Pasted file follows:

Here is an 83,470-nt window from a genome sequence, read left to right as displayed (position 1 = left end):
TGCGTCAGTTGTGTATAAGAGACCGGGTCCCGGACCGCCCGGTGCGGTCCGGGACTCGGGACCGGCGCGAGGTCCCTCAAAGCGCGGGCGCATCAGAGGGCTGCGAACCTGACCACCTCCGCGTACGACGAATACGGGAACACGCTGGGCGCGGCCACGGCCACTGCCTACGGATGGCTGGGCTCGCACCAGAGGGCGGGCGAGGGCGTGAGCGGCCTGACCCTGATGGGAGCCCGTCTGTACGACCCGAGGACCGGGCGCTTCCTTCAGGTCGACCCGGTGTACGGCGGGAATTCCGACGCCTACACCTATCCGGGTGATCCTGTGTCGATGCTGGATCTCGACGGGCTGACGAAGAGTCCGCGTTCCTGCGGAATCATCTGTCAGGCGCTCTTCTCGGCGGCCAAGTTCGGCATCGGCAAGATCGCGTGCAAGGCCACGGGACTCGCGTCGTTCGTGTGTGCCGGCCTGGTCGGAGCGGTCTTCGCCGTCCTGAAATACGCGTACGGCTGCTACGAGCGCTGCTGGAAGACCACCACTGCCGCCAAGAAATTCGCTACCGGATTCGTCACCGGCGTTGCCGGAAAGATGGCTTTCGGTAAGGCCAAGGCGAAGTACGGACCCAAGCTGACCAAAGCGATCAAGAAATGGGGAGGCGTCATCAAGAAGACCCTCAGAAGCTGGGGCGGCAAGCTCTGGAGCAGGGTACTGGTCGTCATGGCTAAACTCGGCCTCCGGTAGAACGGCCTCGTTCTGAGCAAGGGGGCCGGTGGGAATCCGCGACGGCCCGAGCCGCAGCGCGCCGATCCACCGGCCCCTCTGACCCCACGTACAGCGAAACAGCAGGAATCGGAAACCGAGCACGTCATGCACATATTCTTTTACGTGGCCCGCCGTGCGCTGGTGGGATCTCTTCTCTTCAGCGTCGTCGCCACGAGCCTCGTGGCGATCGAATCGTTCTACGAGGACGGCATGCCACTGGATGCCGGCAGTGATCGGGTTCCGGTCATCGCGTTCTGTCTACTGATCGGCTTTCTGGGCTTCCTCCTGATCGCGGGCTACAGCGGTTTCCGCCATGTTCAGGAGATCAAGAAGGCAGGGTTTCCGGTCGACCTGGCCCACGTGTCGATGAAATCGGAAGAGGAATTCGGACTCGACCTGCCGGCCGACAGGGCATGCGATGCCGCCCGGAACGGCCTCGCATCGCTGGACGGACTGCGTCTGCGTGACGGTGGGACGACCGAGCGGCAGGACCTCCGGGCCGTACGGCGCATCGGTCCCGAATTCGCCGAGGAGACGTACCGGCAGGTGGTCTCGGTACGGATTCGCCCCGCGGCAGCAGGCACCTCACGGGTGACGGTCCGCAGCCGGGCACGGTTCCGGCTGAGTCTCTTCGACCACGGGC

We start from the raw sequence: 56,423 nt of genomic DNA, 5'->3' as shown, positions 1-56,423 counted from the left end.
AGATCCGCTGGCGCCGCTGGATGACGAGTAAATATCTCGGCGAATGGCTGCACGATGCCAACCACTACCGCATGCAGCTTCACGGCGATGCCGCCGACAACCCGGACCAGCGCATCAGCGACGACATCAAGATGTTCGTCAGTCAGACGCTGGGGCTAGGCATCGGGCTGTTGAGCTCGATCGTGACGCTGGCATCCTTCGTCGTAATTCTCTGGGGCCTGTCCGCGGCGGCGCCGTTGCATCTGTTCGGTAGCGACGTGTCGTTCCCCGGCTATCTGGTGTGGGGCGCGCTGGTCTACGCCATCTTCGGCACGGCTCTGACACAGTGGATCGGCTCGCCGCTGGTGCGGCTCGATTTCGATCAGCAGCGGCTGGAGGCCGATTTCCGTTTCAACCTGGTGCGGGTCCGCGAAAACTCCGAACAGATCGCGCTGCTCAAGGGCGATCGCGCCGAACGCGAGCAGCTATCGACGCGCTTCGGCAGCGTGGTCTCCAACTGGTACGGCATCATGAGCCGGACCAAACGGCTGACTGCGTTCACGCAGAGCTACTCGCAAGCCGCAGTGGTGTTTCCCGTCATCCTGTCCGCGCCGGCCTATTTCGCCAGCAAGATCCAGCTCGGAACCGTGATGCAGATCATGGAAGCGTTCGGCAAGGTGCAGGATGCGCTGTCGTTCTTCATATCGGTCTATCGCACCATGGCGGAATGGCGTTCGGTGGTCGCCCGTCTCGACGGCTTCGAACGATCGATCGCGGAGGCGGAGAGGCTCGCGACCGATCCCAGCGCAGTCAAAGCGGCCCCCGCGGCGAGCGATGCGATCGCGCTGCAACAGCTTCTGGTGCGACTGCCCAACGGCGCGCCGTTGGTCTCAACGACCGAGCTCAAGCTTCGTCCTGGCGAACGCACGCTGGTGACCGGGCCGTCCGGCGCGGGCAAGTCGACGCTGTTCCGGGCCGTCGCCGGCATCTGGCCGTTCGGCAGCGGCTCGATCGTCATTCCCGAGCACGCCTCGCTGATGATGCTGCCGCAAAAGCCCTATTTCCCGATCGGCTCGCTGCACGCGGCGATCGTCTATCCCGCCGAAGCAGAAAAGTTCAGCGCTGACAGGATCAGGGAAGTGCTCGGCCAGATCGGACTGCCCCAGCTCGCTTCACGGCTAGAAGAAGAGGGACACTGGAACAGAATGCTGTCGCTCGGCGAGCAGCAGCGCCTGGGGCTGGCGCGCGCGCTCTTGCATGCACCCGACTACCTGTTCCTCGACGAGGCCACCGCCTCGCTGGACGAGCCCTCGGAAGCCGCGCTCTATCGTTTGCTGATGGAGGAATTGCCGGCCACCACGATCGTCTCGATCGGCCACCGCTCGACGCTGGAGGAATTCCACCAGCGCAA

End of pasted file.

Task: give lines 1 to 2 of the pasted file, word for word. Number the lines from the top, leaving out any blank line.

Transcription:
Here is an 83,470-nt window from a genome sequence, read left to right as displayed (position 1 = left end):
TGCGTCAGTTGTGTATAAGAGACCGGGTCCCGGACCGCCCGGTGCGGTCCGGGACTCGGGACCGGCGCGAGGTCCCTCAAAGCGCGGGCGCATCAGAGGGCTGCGAACCTGACCACCTCCGCGTACGACGAATACGGGAACACGCTGGGCGCGGCCACGGCCACTGCCTACGGATGGCTGGGCTCGCACCAGAGGGCGGGCGAGGGCGTGAGCGGCCTGACCCTGATGGGAGCCCGTCTGTACGACCCGAGGACCGGGCGCTTCCTTCAGGTCGACCCGGTGTACGGCGGGAATTCCGACGCCTACACCTATCCGGGTGATCCTGTGTCGATGCTGGATCTCGACGGGCTGACGAAGAGTCCGCGTTCCTGCGGAATCATCTGTCAGGCGCTCTTCTCGGCGGCCAAGTTCGGCATCGGCAAGATCGCGTGCAAGGCCACGGGACTCGCGTCGTTCGTGTGTGCCGGCCTGGTCGGAGCGGTCTTCGCCGTCCTGAAATACGCGTACGGCTGCTACGAGCGCTGCTGGAAGACCACCACTGCCGCCAAGAAATTCGCTACCGGATTCGTCACCGGCGTTGCCGGAAAGATGGCTTTCGGTAAGGCCAAGGCGAAGTACGGACCCAAGCTGACCAAAGCGATCAAGAAATGGGGAGGCGTCATCAAGAAGACCCTCAGAAGCTGGGGCGGCAAGCTCTGGAGCAGGGTACTGGTCGTCATGGCTAAACTCGGCCTCCGGTAGAACGGCCTCGTTCTGAGCAAGGGGGCCGGTGGGAATCCGCGACGGCCCGAGCCGCAGCGCGCCGATCCACCGGCCCCTCTGACCCCACGTACAGCGAAACAGCAGGAATCGGAAACCGAGCACGTCATGCACATATTCTTTTACGTGGCCCGCCGTGCGCTGGTGGGATCTCTTCTCTTCAGCGTCGTCGCCACGAGCCTCGTGGCGATCGAATCGTTCTACGAGGACGGCATGCCACTGGATGCCGGCAGTGATCGGGTTCCGGTCATCGCGTTCTGTCTACTGATCGGCTTTCTGGGCTTCCTCCTGATCGCGGGCTACAGCGGTTTCCGCCATGTTCAGGAGATCAAGAAGGCAGGGTTTCCGGTCGACCTGGCCCACGTGTCGATGAAATCGGAAGAGGAATTCGGACTCGACCTGCCGGCCGACAGGGCATGCGATGCCGCCCGGAACGGCCTCGCATCGCTGGACGGACTGCGTCTGCGTGACGGTGGGACGACCGAGCGGCAGGACCTCCGGGCCGTACGGCGCATCGGTCCCGAATTCGCCGAGGAGACGTACCGGCAGGTGGTCTCGGTACGGATTCGCCCCGCGGCAGCAGGCACCTCACGGGTGACGGTCCGCAGCCGGGCACGGTTCCGGCTGAGTCTCTTCGACCACGGGC